If you celebrate Easter or Passover, I hope the weekend offered an opportunity to reflect on the spirit and how this moment we find ourselves in fits into a much bigger story. If not, I hope the weekend gave you a reprieve and a chance to collect yourself.
A new week is upon us, and we now know more about what we are in for than we did a week ago, but still not enough to speak with certainty about it. We are still deep on our road of trials, learning the road by walking it.
Even though we don’t yet know enough to speak with certainty, that doesn’t mean some of us won’t try. And so, today we talk about how to deal with things people tell us about the crisis and most importantly, how we should be in it.
When I had my “oh shit” moment and began to grasp that nothing mattered more than preparing my family to weather this storm from our home, there was one thing I was immediately grateful for; my sobriety. For the last 500 days, I’ve steered clear of drinking to escape the stress of life and, more importantly, my emotional response to that stress.
The first two weeks of sobriety were difficult because, without a buzz, all I was left with was a series of stories in my head that justified my decision to numb. Over time, in therapy, those stories of external forces plaguing me were replaced with introspective ones. I started to see that the suffering of life was inescapable, but my power could be found in how I responded to it.
As the fog cleared, I noticed something else… I was allowing society to play a role in influencing how I responded to life.
When I stopped living by society’s narrative, I got better. When I started understanding just how much control I had over my response to what I was experiencing, I began owning that responsibility. And even though things were still hard, I felt much better about life. I learned that much of our suffering happens because we choose to act in ways that are socially encouraged, even when they hurt us.
The narrative we live by is often behind the rationale for our behavior. The question is, who’s narrative is it, and how does it serve you?
When the world is shifting as violently as it has for the last two months, you need something to anchor on. Here is what you can anchor in right now.
You can anchor in YOUR TRUTH.
You can anchor in wisdom.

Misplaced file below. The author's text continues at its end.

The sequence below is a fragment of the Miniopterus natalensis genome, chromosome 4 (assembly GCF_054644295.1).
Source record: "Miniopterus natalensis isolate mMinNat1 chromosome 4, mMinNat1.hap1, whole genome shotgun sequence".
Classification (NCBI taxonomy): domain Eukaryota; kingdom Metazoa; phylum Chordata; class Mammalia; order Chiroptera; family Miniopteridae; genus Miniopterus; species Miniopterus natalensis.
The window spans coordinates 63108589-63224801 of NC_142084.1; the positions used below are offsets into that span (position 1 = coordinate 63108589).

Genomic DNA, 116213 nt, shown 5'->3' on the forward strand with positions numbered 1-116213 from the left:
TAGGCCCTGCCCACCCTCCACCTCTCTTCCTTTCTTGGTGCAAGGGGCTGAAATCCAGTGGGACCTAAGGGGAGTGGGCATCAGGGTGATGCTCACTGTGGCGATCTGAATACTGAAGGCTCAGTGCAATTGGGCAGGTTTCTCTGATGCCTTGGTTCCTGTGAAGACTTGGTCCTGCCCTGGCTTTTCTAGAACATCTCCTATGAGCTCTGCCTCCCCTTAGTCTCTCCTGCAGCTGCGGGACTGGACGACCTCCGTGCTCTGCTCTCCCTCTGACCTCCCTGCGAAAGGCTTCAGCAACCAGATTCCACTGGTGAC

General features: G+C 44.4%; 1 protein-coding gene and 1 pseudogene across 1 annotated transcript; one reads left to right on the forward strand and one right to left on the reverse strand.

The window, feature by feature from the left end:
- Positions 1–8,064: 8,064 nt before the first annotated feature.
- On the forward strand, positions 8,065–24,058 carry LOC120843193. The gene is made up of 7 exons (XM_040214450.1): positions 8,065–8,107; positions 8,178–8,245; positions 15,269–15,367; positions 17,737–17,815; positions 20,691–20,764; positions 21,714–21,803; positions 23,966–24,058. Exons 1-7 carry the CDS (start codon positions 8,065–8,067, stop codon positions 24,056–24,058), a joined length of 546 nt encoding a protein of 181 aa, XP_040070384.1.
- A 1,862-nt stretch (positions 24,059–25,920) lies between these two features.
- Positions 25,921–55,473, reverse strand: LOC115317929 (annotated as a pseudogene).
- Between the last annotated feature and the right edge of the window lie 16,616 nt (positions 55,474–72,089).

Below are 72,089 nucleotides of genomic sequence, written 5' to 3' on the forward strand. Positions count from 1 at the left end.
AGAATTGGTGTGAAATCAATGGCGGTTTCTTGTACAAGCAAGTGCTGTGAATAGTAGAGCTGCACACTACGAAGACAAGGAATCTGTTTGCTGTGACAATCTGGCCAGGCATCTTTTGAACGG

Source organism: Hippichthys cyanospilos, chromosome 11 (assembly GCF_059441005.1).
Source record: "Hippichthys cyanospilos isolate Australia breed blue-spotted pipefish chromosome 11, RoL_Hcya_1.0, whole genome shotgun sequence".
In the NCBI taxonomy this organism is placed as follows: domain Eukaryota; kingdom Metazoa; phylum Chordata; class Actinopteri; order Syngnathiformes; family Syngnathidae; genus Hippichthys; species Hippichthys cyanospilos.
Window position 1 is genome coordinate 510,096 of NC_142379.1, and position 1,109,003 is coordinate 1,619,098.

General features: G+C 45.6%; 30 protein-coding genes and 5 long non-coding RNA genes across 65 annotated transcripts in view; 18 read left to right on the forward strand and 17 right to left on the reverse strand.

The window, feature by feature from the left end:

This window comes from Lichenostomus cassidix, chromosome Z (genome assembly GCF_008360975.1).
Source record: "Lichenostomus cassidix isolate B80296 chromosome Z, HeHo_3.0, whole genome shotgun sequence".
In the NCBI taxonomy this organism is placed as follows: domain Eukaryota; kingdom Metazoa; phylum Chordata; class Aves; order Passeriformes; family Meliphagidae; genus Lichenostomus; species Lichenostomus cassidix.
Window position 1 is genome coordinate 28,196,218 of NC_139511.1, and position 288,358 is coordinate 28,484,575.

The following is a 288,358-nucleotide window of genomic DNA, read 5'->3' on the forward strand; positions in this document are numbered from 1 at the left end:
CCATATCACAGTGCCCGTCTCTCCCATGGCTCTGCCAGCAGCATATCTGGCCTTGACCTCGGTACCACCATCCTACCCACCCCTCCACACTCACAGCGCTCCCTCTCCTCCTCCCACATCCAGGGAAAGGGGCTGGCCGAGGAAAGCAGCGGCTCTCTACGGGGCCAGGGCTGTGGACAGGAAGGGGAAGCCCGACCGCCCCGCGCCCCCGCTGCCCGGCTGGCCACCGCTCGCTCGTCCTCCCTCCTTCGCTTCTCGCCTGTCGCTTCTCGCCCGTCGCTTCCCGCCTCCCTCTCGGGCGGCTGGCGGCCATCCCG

You can anchor in what you can control, which is your response.
You can anchor in a narrative that has empathy for others but doesn’t make you feel ashamed.
To give you an example of what this looks like, I’ll share mine:
“I am here on Earth to inspire people to develop their Creative Power.
Never in my life has that purpose been more critical to fulfill than now. There is great pain in the world as many people are losing loved ones to a vicious virus that we have no immunity to. In our collective effort to save lives, we’ve shut down our global economy, causing millions of people around the world to lose their jobs and their savings.
Now more than ever, people need to focus on their Well-being. They will need it to get through this saga.
Most of what worked in society before is now broken, so we have to find new ways to live given the new realities. People will need to Innovate to create solutions to problems they never before considered.
People need a purpose to fuel their Drive because if they don’t have one, they can get overwhelmed and may give up.
In three weeks, 17 million people in the United States have filed for unemployment. Some of those jobs won’t come back. We need to embrace Entrepreneurship to create new jobs for the new world.
And we need openness. We need to be open to asking for help and offering to help. We need to be open to the idea that as devastating as this virus is, like every challenge we’ve faced in our long human story, it is presenting us with an opportunity to become a better version of humanity. We need to be open to the idea that each day, there is something we can gain from this.
I’m human, and I get to grieve like everyone else. But I am fortunate to have a clear purpose and to have been gifted with abilities that have made me resilient so that I can be here for others.
And that’s what I’m going to do.”
That’s the narrative I am telling myself right now.
And here is proof of that.
I’ve talked in the past about time budgeting. The idea behind time budgeting is that the most valuable thing we have is our time, but we rarely go through the exercise of budgeting how we spend it. I work on my time budget every six months or so. One of the hardest things about working on it, for me, is the variability that travel brings. It’s hard to be consistent about how you spend your time when you travel regularly.
One gift of this moment is I have a clean slate with no travel disruptions, empowering me to design a time budget that genuinely reflects my purpose, values, and goals. I had the time to work through it, step away from it, and come back to it with fresh eyes to find things that I missed. I made a Google Sheet with a breakdown of my time budget categories and hours allocated in case you wanted to take advantage of this time to do the same.
Going into this week, I feel clear on how I can take care of myself, spend quality time with my family, and get my necessary work done in a way that I didn’t before I made this time budget.
I couldn’t have made this time budget without my narrative.
I couldn’t have owned my narrative without a clear purpose, a sober view of what we are up against, and the courage to live without regard for society’s expectations of me.
We are living in a time of crisis, and it is also a time of opportunity. Every moment we are here is an opportunity, don’t let anyone tell you differently. Own your story and live it out.
I’m grateful you are here to help us right now.